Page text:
It’s a new year, and I was still toting like old baggage writerly guilt from the last weeks of 2019, hindering any New Year resolution-making. But because I followed an underlying assumption—that resolutions will be broken—I never made promises to myself in the past and I wasn’t about to start of this year with making them. Guilt from breaking any promise is too overwhelming. My held-over writer’s remorse was enough for me to handle.
I thought about why we bother to make resolutions. After all, we’re human and the odds are that we will fail and so will our intentions. An intention to always be kind, for example, snaps because we’ve had a bad, emotional day. Life gets in the way, too, and because of unforeseeable circumstances, vowing to get a new job just didn’t happen.
I likened a perspective, that sometimes an intention results in something that can’t be measured, to my intention for the remaining weeks of last year. I wanted to finish a first draft of a new book and rewrites of a short story. I wanted a result of produced pages and rewritten stories. It didn’t happen.
December 18. That was the last date I worked on my fiction manuscript; only half-way completed.
December 5. That was the date I posted my last blog of 2019 and reworked a couple of short stores.
My last submission to anywhere was . . . well . . . does a writers’ workshop count?
Two weeks and five days of a vacation . . . from any writing, and I had no words to show for it. I became so stuck on the idea of being in writer draught that I thought I should change “writer” from an avocation to a hobby along with cooking, knitting sweaters and collecting books about trees.
Draught and guilt can make a writer stuck.
When feeling stuck about anything you’re desperate to unglue your feet and to get moving again. To dig deep to see what my holdup was about, I needed to stop dwelling on the fact that I had many wordless days. Being hard on myself just because I hadn’t produced pages or even paragraphs of words in almost three weeks was neither productive nor motivating. My inner dialogue needed a shift in the conversation.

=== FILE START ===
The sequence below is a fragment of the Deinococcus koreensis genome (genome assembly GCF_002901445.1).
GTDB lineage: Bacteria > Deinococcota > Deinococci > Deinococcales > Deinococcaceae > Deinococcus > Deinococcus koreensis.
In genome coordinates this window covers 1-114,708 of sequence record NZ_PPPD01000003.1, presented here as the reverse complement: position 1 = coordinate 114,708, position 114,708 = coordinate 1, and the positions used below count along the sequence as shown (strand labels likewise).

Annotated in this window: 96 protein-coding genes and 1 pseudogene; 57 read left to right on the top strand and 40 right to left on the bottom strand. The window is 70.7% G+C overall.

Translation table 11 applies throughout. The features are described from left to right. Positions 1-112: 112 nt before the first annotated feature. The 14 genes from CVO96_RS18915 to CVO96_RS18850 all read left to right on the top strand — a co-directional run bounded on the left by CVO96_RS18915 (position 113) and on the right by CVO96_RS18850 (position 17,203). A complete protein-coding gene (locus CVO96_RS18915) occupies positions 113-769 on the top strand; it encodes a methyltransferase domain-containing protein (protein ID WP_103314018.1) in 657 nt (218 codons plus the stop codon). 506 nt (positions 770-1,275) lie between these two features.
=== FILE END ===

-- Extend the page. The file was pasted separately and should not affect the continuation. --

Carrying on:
I thought about what else there was to those weeks. Well, I read three books — a memoir, a novel, and a lovely book of short stories. At first I believed it to be a quick read, but the memoir’s 160 pages of sexual abuse, addiction, mental health, and racial cruelty made me turn them slowly to understand the meaning behind each packed sentence. The memoirist’s voice was emotional, sad, and depressing. I acknowledged her courage and strength to write it, but it was a difficult read. It made me reflect on my own memoir writing.
I owed myself continued study of fiction for writing book number two, so I thought I couldn’t go wrong with a NY Times best seller which, I can honestly say, I couldn’t contribute to its best-seller status. Apparently, I was in the minority. But, alas, a tidy book of short stories, a NY Times 2018 notable book of the year, saved my day. How much I enjoyed reading good writing . . . and studying it too!
And from birches to willows and all trees in between, I also researched and recorded notes about trees, their symbolism and our connections to nature for my next book.
Though I had a good intention to keep writing, it didn’t happen that way. I dug a little deeper to see my desire to maintain a writer landscape, not necessarily made up of words, but of reading fiction, studying for writing my next book, and reflecting on my memoir writing. And that I did!
I’d like to sum up my reflections by sharing these words written by a college friend and writer. When I read this, I noted how when we are in sterile dirt of our own desert, if you dig deep, you can uncover something simple, which, in the long run, can be something meaningful.
“So I had a few hours this afternoon, just me and the dog, to work in the yard. It’s hard to believe that it’s the first week of January and I am itching to prepare the beds for a new season. As I’m cleaning out the old leaves beneath the apricot tree, I find a small earthworm digging for cover. It is amazing how I used to take this for granted. In the sterile dirt of the desert, God has given me an earthworm. It helps me refocus on the simple things for a moment to take away from what’s going on in the larger world. I pray that this week God shows you earthworms, too.” -Michael Brown
In 2020, I hope you will keep on digging and keep on writing.